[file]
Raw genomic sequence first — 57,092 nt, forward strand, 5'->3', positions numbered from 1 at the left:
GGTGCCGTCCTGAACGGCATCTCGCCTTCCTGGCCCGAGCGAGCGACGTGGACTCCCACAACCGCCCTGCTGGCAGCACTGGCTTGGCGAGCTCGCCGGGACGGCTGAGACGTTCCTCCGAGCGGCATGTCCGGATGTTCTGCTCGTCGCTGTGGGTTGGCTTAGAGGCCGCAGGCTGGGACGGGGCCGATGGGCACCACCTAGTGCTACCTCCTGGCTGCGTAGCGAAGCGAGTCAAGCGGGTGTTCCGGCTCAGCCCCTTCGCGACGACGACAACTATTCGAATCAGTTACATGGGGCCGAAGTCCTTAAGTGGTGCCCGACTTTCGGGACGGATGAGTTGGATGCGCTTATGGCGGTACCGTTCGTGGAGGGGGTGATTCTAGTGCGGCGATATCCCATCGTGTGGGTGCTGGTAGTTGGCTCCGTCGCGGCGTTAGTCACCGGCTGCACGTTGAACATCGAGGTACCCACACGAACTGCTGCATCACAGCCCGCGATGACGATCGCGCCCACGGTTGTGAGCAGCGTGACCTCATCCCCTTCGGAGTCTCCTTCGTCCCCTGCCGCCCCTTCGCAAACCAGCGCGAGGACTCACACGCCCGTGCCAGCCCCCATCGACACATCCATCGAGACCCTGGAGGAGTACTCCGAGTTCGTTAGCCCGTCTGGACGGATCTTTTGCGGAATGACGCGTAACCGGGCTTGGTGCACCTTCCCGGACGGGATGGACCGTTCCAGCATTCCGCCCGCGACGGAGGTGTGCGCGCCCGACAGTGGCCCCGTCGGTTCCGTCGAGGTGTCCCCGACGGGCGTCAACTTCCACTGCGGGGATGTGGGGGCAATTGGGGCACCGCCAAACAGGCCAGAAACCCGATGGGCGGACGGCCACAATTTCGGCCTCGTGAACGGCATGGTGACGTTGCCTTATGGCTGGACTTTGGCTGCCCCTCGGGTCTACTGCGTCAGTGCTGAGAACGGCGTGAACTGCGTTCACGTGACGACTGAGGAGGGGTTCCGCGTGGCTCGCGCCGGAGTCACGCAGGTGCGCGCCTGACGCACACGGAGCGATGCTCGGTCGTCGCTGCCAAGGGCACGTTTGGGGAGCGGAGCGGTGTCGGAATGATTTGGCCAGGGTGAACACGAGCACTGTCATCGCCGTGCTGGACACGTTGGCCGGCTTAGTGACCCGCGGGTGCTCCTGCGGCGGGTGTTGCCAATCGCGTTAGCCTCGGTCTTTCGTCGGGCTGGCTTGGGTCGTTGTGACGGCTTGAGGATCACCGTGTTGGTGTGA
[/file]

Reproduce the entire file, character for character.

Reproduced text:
Raw genomic sequence first — 57,092 nt, forward strand, 5'->3', positions numbered from 1 at the left:
GGTGCCGTCCTGAACGGCATCTCGCCTTCCTGGCCCGAGCGAGCGACGTGGACTCCCACAACCGCCCTGCTGGCAGCACTGGCTTGGCGAGCTCGCCGGGACGGCTGAGACGTTCCTCCGAGCGGCATGTCCGGATGTTCTGCTCGTCGCTGTGGGTTGGCTTAGAGGCCGCAGGCTGGGACGGGGCCGATGGGCACCACCTAGTGCTACCTCCTGGCTGCGTAGCGAAGCGAGTCAAGCGGGTGTTCCGGCTCAGCCCCTTCGCGACGACGACAACTATTCGAATCAGTTACATGGGGCCGAAGTCCTTAAGTGGTGCCCGACTTTCGGGACGGATGAGTTGGATGCGCTTATGGCGGTACCGTTCGTGGAGGGGGTGATTCTAGTGCGGCGATATCCCATCGTGTGGGTGCTGGTAGTTGGCTCCGTCGCGGCGTTAGTCACCGGCTGCACGTTGAACATCGAGGTACCCACACGAACTGCTGCATCACAGCCCGCGATGACGATCGCGCCCACGGTTGTGAGCAGCGTGACCTCATCCCCTTCGGAGTCTCCTTCGTCCCCTGCCGCCCCTTCGCAAACCAGCGCGAGGACTCACACGCCCGTGCCAGCCCCCATCGACACATCCATCGAGACCCTGGAGGAGTACTCCGAGTTCGTTAGCCCGTCTGGACGGATCTTTTGCGGAATGACGCGTAACCGGGCTTGGTGCACCTTCCCGGACGGGATGGACCGTTCCAGCATTCCGCCCGCGACGGAGGTGTGCGCGCCCGACAGTGGCCCCGTCGGTTCCGTCGAGGTGTCCCCGACGGGCGTCAACTTCCACTGCGGGGATGTGGGGGCAATTGGGGCACCGCCAAACAGGCCAGAAACCCGATGGGCGGACGGCCACAATTTCGGCCTCGTGAACGGCATGGTGACGTTGCCTTATGGCTGGACTTTGGCTGCCCCTCGGGTCTACTGCGTCAGTGCTGAGAACGGCGTGAACTGCGTTCACGTGACGACTGAGGAGGGGTTCCGCGTGGCTCGCGCCGGAGTCACGCAGGTGCGCGCCTGACGCACACGGAGCGATGCTCGGTCGTCGCTGCCAAGGGCACGTTTGGGGAGCGGAGCGGTGTCGGAATGATTTGGCCAGGGTGAACACGAGCACTGTCATCGCCGTGCTGGACACGTTGGCCGGCTTAGTGACCCGCGGGTGCTCCTGCGGCGGGTGTTGCCAATCGCGTTAGCCTCGGTCTTTCGTCGGGCTGGCTTGGGTCGTTGTGACGGCTTGAGGATCACCGTGTTGGTGTGA